PFC Becomes The Promoter Of REC
Potted plants grow on the roof of a house as smokestacks stand in the background at the coal-fired NTPC Ltd. Badarpur Thermal Power Station in Badarpur, Delhi, India. (Photographer: Prashanth Vishwanathan/Bloomberg)

PFC Becomes The Promoter Of REC

Power Finance Corporation Ltd. became the promoter of power financier REC Ltd. as it acquired the government’s 52.63 percent stake in the state-run peer along with its management control.

PFC is now working on appointing a nominee director on REC’s board, Rajeev Sharma, chairman and managing director at PFC, told reporters during a media conference in New Delhi today.

“We have become the promoter (of REC) and according to shareholders’ agreement, we will have a director on their board,” he said. “I will review continuously, and sit with their management to resolve stressed assets, common lending policies, common borrowing strategies from international market and other instruments so that we don’t compete with each other.” The decision to have a nominee director from PFC, according to Sharma, will be taken by the government. “It will be done soon.” he said.

PFC acquired the government’s 104 crore shares in REC at Rs 139.5 apiece, amounting to Rs 14,500 crore. While 70 percent of the deal was financed through cash inflows, the balance was met though debt, Sharma said, adding the merger process is expected to begin in the financial year starting April. The government has to give a road map and has to consult us about the merger, he said.

While Sharma said the acquisition will lead to a twofold jump in PFC’s consolidated asset book, income and profit, analysts are concerned about its capital adequacy ratio.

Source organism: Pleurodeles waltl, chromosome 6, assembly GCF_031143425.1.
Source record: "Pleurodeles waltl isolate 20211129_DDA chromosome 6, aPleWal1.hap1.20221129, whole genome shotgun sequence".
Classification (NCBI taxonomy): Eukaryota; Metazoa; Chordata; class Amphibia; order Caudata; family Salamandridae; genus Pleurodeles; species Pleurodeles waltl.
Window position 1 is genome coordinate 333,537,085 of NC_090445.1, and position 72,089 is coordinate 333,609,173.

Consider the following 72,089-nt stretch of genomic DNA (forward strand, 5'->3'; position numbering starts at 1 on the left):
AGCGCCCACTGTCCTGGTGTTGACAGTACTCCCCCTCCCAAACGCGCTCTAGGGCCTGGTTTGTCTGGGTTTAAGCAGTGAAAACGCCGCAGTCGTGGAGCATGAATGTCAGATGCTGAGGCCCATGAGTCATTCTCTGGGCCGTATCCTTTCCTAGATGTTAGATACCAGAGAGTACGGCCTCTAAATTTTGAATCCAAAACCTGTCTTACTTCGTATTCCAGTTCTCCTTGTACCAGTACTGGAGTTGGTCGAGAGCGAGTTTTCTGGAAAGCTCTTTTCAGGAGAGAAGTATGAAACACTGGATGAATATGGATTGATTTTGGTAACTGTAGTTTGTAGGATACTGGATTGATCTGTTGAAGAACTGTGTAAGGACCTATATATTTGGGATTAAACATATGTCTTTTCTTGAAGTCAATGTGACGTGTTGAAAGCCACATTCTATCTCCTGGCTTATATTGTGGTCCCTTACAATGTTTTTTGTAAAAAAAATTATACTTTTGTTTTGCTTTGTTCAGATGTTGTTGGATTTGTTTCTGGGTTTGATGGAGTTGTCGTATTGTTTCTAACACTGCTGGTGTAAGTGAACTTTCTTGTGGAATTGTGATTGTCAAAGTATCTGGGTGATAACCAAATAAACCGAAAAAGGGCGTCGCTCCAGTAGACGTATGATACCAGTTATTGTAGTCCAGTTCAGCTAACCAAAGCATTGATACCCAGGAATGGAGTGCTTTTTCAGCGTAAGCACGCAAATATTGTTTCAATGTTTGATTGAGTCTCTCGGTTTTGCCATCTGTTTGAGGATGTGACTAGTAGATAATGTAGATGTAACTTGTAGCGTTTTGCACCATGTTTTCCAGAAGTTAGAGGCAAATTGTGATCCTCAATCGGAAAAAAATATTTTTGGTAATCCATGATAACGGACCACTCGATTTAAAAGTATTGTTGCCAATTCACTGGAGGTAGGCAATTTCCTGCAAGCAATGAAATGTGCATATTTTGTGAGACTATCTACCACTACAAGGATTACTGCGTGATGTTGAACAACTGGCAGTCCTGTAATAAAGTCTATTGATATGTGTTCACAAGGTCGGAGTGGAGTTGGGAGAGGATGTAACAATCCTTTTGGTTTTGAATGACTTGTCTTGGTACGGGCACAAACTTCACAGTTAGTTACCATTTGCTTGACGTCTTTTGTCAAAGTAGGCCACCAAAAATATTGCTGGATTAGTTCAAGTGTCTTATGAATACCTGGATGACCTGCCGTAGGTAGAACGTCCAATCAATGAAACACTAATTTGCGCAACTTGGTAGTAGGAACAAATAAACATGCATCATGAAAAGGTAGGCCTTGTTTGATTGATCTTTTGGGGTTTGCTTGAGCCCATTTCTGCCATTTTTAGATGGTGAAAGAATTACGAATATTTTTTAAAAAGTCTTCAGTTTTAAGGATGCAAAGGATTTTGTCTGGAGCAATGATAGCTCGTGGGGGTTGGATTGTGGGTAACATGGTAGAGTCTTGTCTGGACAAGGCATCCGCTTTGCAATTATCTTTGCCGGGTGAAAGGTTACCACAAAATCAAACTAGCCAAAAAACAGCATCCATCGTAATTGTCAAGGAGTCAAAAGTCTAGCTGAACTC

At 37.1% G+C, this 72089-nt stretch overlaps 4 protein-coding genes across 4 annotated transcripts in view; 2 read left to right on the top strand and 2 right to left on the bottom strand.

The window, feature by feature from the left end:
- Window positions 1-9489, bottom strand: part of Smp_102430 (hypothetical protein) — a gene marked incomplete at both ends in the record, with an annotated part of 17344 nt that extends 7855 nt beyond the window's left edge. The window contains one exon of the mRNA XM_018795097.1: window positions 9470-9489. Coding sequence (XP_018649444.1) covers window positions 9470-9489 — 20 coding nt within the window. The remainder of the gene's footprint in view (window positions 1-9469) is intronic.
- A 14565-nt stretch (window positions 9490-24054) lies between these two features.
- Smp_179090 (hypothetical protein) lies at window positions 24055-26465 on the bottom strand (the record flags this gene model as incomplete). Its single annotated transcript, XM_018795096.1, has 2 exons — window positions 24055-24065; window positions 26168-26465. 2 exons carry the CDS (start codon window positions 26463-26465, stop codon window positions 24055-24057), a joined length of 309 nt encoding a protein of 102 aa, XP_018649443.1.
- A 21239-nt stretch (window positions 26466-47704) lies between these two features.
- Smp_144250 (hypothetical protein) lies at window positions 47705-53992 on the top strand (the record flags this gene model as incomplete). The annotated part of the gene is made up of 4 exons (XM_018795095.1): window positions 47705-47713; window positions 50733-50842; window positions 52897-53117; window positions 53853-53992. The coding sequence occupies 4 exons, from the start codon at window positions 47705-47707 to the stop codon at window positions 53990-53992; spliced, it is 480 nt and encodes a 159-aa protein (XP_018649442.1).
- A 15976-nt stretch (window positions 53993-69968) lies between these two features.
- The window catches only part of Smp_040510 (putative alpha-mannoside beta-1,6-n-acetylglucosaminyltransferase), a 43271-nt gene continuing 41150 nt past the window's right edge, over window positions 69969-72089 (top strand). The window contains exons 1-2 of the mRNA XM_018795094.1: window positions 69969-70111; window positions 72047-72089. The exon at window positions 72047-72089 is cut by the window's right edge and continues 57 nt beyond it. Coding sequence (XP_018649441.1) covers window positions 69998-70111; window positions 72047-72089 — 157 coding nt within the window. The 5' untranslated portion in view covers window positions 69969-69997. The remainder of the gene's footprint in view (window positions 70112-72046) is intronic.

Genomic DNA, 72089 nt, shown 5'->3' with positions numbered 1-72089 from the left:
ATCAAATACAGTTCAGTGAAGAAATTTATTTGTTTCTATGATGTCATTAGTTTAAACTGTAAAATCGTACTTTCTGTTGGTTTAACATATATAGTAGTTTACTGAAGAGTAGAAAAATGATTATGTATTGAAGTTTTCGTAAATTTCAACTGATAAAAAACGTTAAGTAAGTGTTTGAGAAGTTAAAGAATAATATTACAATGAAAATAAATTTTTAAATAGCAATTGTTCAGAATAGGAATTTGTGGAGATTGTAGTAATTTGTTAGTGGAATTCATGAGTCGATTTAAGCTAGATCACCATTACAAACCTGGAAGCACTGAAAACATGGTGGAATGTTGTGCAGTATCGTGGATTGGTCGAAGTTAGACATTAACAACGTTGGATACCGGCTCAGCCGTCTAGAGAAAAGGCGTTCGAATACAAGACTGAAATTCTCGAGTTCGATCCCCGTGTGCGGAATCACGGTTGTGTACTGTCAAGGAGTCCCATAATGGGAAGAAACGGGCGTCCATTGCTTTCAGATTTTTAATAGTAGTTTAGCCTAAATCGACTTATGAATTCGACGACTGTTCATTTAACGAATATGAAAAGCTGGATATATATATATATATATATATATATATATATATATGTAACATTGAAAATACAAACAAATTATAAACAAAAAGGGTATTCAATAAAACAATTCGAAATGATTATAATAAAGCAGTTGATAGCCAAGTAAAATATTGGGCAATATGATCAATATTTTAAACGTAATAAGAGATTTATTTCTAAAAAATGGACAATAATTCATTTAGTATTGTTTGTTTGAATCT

PFC’s tier-I capital adequacy ratio—equity capital to total risk-weighted assets—will fall below the required 10 percent after the deal, two banking analysts told BloombergQuint requesting anonymity. The minimum tier-I capital requirement for a non-bank lender is 10 percent, according to Reserve Bank of India’s norms.

The acquisition will also weaken PFC’s capital levels as it is buying the government’s stake in REC without raising any equity, according to Moody’s investor service.

Yet, Sharma remained optimistic. “Our capital adequacy ratio was 19 percent at the end of third quarter, tier-I capital was 16 percent and tier-II was 3 percent. I am sure we will be able to maintain the regulatory requirement of the RBI in the coming years also,” he said. “By maintaining our growth in business, our disbursements this year will be more than the last year,” he said in response to BloombergQuint’s query.

PFC has already raised Rs 5,500 crore as subordinate debt that will substantially increase the company’s tier-II capital, he said. “We are taking other measures to improve our capital adequacy ratio such as expediting state government guarantee loans so that the risk weight comes down to 20 percent. We are trying to expedite the commissioning of ongoing projects so that the risk weight comes down to 50 percent,” Sharma said, adding the company will also explore possibilities to increase its tier-I capital.

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